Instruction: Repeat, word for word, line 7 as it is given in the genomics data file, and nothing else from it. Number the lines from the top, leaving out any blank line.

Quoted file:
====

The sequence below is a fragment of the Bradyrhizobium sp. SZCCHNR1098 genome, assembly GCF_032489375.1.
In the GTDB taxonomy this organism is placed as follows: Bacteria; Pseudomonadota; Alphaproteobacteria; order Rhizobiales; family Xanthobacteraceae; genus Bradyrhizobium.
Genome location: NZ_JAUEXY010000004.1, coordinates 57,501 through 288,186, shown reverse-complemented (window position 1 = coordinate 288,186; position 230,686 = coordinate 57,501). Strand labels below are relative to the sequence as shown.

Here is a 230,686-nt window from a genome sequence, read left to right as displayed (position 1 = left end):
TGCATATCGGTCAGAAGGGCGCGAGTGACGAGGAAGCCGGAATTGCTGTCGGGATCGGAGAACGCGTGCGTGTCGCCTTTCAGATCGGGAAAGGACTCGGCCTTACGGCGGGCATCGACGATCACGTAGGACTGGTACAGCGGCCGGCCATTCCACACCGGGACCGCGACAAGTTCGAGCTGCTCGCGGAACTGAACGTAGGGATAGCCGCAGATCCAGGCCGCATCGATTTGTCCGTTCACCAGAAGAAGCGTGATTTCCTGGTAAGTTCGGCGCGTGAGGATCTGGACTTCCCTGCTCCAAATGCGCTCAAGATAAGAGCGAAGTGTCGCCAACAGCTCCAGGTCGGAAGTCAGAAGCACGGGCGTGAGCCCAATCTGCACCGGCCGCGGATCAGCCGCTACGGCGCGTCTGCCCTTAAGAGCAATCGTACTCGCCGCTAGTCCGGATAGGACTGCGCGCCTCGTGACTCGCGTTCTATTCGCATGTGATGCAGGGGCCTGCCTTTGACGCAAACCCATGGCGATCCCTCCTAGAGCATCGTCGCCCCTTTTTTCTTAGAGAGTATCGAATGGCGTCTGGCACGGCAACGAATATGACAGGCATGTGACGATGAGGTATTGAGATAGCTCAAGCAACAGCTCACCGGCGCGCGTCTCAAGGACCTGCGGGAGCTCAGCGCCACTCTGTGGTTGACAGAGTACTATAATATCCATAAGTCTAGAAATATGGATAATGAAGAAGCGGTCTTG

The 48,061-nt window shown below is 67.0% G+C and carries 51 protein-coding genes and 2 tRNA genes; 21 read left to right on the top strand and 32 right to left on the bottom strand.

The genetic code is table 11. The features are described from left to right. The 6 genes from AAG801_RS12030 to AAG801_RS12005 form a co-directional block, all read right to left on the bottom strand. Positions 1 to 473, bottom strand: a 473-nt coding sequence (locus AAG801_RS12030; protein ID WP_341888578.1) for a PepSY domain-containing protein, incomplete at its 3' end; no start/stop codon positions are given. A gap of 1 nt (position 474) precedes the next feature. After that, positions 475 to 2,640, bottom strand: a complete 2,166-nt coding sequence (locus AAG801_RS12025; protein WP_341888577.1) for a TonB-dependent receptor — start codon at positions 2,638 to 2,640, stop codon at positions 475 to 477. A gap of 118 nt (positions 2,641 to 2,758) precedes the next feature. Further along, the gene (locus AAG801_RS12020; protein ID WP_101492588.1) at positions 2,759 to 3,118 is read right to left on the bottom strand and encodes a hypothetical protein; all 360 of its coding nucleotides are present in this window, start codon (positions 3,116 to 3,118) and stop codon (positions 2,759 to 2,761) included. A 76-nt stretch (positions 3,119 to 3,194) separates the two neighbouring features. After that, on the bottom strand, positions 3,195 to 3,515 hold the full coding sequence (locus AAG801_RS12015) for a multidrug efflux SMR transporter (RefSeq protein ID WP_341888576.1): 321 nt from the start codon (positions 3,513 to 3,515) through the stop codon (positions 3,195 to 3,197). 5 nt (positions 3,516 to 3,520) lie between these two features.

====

The genetic code is table 11. The features are described from left to right. The 6 genes from AAG801_RS12030 to AAG801_RS12005 form a co-directional block, all read right to left on the bottom strand. Positions 1 to 473, bottom strand: a 473-nt coding sequence (locus AAG801_RS12030; protein ID WP_341888578.1) for a PepSY domain-containing protein, incomplete at its 3' end; no start/stop codon positions are given. A gap of 1 nt (position 474) precedes the next feature. After that, positions 475 to 2,640, bottom strand: a complete 2,166-nt coding sequence (locus AAG801_RS12025; protein WP_341888577.1) for a TonB-dependent receptor — start codon at positions 2,638 to 2,640, stop codon at positions 475 to 477. A gap of 118 nt (positions 2,641 to 2,758) precedes the next feature. Further along, the gene (locus AAG801_RS12020; protein ID WP_101492588.1) at positions 2,759 to 3,118 is read right to left on the bottom strand and encodes a hypothetical protein; all 360 of its coding nucleotides are present in this window, start codon (positions 3,116 to 3,118) and stop codon (positions 2,759 to 2,761) included. A 76-nt stretch (positions 3,119 to 3,194) separates the two neighbouring features. After that, on the bottom strand, positions 3,195 to 3,515 hold the full coding sequence (locus AAG801_RS12015) for a multidrug efflux SMR transporter (RefSeq protein ID WP_341888576.1): 321 nt from the start codon (positions 3,513 to 3,515) through the stop codon (positions 3,195 to 3,197). 5 nt (positions 3,516 to 3,520) lie between these two features.